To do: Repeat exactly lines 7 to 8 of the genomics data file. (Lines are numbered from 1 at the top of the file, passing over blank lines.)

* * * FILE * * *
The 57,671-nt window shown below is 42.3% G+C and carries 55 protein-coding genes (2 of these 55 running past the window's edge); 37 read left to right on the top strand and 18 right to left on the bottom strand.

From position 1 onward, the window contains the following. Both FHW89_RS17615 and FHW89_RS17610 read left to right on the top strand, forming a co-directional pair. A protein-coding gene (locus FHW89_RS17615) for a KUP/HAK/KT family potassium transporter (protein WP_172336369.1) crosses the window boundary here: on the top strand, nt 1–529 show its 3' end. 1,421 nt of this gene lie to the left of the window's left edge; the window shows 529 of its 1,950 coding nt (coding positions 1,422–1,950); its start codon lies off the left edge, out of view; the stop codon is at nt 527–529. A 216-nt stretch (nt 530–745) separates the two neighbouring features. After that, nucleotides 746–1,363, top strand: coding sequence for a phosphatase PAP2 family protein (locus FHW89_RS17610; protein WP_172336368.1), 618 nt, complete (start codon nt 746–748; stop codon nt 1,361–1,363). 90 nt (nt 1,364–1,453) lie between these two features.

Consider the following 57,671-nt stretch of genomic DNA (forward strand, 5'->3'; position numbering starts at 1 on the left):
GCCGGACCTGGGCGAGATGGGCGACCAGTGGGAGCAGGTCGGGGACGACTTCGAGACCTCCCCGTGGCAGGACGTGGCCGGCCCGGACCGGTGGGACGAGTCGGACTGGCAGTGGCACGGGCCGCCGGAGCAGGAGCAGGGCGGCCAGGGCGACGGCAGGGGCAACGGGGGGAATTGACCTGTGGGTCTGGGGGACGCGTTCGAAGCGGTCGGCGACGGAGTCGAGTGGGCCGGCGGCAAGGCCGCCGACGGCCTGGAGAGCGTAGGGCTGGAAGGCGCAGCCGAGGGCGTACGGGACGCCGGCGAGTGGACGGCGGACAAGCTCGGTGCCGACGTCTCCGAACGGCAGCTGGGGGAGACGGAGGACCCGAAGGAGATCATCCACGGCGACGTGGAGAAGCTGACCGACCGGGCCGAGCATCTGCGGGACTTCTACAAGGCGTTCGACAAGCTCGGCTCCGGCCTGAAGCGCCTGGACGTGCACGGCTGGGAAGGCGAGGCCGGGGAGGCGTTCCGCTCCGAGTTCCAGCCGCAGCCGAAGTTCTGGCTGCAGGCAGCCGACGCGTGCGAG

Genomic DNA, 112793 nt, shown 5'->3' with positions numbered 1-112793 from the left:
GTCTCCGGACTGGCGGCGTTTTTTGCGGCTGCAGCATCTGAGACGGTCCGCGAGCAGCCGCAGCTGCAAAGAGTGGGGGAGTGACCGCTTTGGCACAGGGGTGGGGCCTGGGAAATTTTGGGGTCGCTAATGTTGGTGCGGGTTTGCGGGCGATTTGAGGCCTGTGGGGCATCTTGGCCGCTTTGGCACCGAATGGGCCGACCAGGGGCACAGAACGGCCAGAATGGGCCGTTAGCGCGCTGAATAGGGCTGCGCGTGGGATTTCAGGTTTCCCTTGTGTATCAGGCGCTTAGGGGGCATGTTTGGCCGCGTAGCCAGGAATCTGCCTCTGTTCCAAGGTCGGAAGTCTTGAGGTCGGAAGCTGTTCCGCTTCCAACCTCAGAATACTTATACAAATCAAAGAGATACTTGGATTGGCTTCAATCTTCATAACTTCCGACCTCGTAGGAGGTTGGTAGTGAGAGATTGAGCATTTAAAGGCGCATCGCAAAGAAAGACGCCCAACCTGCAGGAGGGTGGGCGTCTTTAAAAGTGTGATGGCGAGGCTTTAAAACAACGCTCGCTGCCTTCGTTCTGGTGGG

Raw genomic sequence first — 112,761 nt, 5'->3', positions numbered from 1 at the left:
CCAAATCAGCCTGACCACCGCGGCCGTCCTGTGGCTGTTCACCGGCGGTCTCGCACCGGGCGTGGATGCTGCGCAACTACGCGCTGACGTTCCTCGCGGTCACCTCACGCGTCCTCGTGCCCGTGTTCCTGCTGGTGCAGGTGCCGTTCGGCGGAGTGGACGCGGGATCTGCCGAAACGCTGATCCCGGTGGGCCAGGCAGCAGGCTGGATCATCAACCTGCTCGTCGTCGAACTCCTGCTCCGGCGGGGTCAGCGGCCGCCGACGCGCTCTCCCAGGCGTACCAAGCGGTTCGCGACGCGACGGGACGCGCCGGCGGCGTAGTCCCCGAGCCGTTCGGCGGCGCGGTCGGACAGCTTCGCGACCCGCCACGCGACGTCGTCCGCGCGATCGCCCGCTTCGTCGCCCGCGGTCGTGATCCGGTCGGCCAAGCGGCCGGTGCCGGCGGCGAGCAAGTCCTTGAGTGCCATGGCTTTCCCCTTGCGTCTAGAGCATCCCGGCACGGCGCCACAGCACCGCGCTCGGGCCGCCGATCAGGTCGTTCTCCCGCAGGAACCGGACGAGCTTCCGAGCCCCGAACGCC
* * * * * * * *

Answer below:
Raw genomic sequence first — 112,761 nt, 5'->3', positions numbered from 1 at the left:
CCAAATCAGCCTGACCACCGCGGCCGTCCTGTGGCTGTTCACCGGCGGTCTCGCACCGGGCGTGGATGCTGCGCAACTACGCGCTGACGTTCCTCGCGGTCACCTCACGCGTCCTCGTGCCCGTGTTCCTGCTGGTGCAGGTGCCGTTCGGCGGAGTGGACGCGGGATCTGCCGAAACGCTGATCCCGGTGGGCCAGGCAGCAGGCTGGATCATCAACCTGCTCGTCGTCGAACTCCTGCTCCGGCGGGGTCAGCGGCCGCCGACGCGCTCTCCCAGGCGTACCAAGCGGTTCGCGACGCGACGGGACGCGCCGGCGGCGTAGTCCCCGAGCCGTTCGGCGGCGCGGTCGGACAGCTTCGCGACCCGCCACGCGACGTCGTCCGCGCGATCGCCCGCTTCGTCGCCCGCGGTCGTGATCCGGTCGGCCAAGCGGCCGGTGCCGGCGGCGAGCAAGTCCTTGAGTGCCATGGCTTTCCCCTTGCGTCTAGAGCATCCCGGCACGGCGCCACAGCACCGCGCTCGGGCCGCCGATCAGGTCGTTCTCCCGCAGGAACCGGACGAGCTTCCGAGCCCCGAACGCC